Description: Food Network Kitchen's Shaker Lemon Pie.
Recipe courtesy of Amanda Neal for Food Network Kitchen

Shaker Lemon Pie

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  • Level: Intermediate
  • Total: 1 day 2 hr (includes macerating the lemons and cooling times)
  • Active: 1 hr
  • Yield: One 9-inch pie (8 servings)
This regional pie comes from Pleasant Hill, Kentucky (also known as Shakertown), which is in the Bluegrass region of the state. It’s become a staple dessert in this part of the country not only because of its super-flaky pie dough and intense citrus filling, but also because it uses pantry ingredients and limits waste. What makes Shaker lemon pie so unique is that it uses whole lemons - peel, pith, juice and flesh. This involves slicing the lemons paper-thin and macerating them with sugar and vanilla for at least a whole day. The result: A tangy, chewy filling that’s every lemon-lovers dream. Vanilla extract is not traditional in this pie, but we like how it rounds out the sharpness of the lemons and adds a subtle and familiar flavor. We also suggest serving this pie with a dollop of lightly sweetened whipped cream to make it even more luxurious.



Pie Dough:


Whipped Cream:


  1. For the lemons: Trim the ends of the lemons, then quarter each lemon lengthwise. Using a sharp knife, very thinly slice the lemons; they should be paper-thin. Discard any seeds. Transfer the slices and any juices to a medium bowl and toss with the sugar and vanilla until all the sugar is moistened. Cover and refrigerate, stirring every so often, until the lemons have softened and start to turn translucent and the sugar is mostly dissolved, at least 24 hours and up to 48 hours.
  2. For the pie dough: Pulse the flour, sugar and salt in a food processor to combine. Add the butter and process until the largest pieces of butter are pea-size. Transfer to a large bowl.
  3. Combine the vodka, vinegar and 4 tablespoons of ice water in a small bowl. Drizzle the wet ingredients over the dough, then mix with a fork until shaggy pieces form. Knead the dough in the bowl with your hands a couple of times until it comes together (it will be dry, which is fine).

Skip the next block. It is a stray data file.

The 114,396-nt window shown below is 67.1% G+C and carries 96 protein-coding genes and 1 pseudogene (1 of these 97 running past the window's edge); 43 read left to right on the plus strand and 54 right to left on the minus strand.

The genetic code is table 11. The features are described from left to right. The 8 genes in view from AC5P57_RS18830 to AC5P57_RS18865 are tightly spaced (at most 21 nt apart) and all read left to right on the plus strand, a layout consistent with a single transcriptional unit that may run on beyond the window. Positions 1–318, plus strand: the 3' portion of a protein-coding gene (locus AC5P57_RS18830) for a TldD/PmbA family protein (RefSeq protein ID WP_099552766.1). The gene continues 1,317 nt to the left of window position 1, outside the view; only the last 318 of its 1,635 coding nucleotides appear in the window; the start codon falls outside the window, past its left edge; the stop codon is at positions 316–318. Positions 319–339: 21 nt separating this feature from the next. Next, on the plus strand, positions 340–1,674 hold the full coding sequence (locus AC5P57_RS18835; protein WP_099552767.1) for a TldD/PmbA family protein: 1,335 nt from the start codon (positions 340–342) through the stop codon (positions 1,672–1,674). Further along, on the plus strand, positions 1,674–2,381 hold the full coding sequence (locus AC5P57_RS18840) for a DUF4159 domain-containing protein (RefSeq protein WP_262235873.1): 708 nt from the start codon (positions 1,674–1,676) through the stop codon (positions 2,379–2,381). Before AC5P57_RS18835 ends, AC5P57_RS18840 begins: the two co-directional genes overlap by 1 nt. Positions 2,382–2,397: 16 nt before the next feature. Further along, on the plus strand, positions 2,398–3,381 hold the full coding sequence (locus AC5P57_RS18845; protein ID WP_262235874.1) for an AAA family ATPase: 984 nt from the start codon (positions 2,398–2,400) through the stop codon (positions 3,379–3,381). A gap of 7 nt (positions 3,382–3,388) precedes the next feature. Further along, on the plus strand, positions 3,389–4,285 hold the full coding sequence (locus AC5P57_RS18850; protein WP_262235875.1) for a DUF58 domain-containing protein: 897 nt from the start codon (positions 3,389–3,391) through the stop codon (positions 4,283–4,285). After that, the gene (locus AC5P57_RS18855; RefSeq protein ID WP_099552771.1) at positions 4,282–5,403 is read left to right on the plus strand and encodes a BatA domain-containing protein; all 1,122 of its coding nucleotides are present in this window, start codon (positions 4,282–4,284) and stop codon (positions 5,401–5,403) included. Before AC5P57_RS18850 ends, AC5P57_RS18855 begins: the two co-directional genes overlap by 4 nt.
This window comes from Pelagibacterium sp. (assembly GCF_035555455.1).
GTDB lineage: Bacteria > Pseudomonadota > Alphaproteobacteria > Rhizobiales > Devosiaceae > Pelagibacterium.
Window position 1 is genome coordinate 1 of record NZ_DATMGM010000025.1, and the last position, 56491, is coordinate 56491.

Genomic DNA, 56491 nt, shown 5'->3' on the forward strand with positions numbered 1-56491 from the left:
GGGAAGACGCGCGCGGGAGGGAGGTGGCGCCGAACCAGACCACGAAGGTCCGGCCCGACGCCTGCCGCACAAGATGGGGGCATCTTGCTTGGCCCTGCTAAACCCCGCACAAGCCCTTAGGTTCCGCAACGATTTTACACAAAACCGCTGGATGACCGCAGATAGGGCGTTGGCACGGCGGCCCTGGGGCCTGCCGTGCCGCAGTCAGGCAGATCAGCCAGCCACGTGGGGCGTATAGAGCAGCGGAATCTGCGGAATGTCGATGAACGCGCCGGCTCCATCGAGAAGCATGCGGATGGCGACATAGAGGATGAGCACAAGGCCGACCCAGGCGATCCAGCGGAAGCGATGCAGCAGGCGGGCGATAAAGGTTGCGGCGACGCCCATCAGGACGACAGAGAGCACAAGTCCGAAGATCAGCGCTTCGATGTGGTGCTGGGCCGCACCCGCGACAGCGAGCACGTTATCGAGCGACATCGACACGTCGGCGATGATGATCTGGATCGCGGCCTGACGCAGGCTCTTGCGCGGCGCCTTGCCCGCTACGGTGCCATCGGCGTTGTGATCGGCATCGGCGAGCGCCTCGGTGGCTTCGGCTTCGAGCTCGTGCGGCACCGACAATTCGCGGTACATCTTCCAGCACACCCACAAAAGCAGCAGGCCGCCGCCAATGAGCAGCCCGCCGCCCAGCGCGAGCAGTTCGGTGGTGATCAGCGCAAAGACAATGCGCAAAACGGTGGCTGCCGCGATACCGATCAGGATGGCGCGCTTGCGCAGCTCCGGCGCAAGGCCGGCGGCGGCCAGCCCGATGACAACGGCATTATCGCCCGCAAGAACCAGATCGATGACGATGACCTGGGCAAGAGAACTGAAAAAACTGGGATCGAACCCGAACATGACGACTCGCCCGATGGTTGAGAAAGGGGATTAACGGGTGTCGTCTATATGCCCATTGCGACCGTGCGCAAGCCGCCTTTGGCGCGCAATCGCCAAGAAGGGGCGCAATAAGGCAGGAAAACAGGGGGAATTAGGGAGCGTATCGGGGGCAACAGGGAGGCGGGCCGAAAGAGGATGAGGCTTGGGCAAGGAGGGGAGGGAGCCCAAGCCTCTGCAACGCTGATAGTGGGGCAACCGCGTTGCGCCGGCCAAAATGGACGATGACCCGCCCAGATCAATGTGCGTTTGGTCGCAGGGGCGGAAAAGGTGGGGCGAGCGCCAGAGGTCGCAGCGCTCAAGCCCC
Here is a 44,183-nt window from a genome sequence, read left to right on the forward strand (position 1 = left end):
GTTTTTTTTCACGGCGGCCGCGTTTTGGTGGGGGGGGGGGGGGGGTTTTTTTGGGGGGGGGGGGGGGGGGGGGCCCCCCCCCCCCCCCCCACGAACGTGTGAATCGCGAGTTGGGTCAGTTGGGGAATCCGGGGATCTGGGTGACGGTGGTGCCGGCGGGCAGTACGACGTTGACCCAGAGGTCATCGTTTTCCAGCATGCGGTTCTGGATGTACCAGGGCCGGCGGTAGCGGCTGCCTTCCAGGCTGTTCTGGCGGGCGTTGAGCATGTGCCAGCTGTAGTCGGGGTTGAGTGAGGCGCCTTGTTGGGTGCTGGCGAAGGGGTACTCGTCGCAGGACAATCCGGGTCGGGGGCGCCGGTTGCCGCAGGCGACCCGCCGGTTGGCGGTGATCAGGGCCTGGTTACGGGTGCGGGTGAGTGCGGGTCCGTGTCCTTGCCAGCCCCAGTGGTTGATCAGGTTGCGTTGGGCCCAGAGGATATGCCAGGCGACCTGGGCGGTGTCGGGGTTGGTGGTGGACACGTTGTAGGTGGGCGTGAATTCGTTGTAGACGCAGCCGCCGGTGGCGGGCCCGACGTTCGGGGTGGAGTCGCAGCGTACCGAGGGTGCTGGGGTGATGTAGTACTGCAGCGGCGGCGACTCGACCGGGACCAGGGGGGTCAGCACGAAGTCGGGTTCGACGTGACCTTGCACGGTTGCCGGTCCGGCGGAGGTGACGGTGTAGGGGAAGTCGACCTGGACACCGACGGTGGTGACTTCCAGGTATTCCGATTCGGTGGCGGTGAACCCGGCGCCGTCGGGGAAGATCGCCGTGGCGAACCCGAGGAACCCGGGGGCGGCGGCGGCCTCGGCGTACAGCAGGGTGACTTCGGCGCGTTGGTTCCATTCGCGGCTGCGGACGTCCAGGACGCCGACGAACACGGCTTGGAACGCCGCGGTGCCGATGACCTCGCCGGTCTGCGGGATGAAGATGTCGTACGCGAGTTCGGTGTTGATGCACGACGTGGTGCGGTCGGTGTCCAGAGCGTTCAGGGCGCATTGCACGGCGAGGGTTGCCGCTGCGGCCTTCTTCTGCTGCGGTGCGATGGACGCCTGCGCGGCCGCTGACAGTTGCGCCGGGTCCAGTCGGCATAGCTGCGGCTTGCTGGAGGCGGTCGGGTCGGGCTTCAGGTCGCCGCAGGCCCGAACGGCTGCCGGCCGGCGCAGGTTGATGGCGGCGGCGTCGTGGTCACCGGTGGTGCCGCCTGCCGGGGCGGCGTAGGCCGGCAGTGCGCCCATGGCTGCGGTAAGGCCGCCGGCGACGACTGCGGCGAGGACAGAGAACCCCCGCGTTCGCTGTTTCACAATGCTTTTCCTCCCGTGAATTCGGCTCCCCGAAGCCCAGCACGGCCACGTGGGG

4. Transfer the large clumps of dough to a work surface. Drizzle 1 tablespoon ice water over any remaining smaller bits of dough in the bowl and knead again to bring it together. If the remaining dough is still too dry to come together, add more ice water 1 tablespoon at a time. Add to the dough on the work surface and press together into a single mass, incorporating any dry bits. Pat the dough into a 1-inch-thick block.
  5. Divide the block into 4 pieces with a bench scraper or knife. Stack the pieces on top of one another, tucking any unincorporated dry bits in between the layers. Flatten the dough into a 3/4-inch-thick block. Repeat this process (cutting, stacking and flattening) 3 more times; this creates layers of butter in the dough that produce a wonderfully flaky crust.
  6. Divide the dough in half and form into 1-inch-thick disks; wrap each disk tightly in plastic wrap. Refrigerate at least 3 hours and preferably overnight.
  7. Once the lemons have macerated and the pie dough has chilled, place a rimmed baking sheet on the middle rack of the oven and preheat to 450 degrees F.
  8. For the filling: Take the macerated lemons out of the refrigerator and whisk in 4 of the eggs, the cornstarch and salt until well combined. Set aside while you roll the dough.
  9. Roll out 1 disk of dough on a lightly floured surface or on a piece of parchment into a 12-inch round (about 1/4-inch thick). Ease the dough into a 9-inch pie plate. Pour the lemon filling over the crust. Repeat the rolling with the remaining dough, then carefully place it on top of the filling. Trim the edges, leaving a 1-inch overhang, then tuck the overhanging dough under itself; crimp the edges with a fork or your fingers.
  10. Whisk the remaining egg with a splash of water in a small bowl, then brush all over the pie dough. Finally, cut 4 small slits in the center of the pie to release steam while baking.
  11. Place the pie directly on the preheated baking sheet and bake for 15 minutes. Reduce the heat to 375 degrees F and continue to bake until the crust is deep golden-brown all over and cooked through and the filling is set, about 1 hour 15 minutes longer. Transfer to a wire rack to cool completely.
  12. For the whipped cream: While the pie is cooling, combine the cream and confectioners’ sugar in a large bowl. Beat with an electric mixer on medium-high speed until it is light, fluffy and holds soft peaks, about 2 minutes. Refrigerate until ready to serve.
  13. Cut the room temperature pie into wedges and serve with a dollop of whipped cream.

Cook’s Note

When measuring flour, we spoon it into a dry measuring cup and level off excess. (Scooping directly from the bag compacts the flour, resulting in dry baked goods.) The pie dough can be made up to 3 days ahead and refrigerated, or frozen for up to 3 months.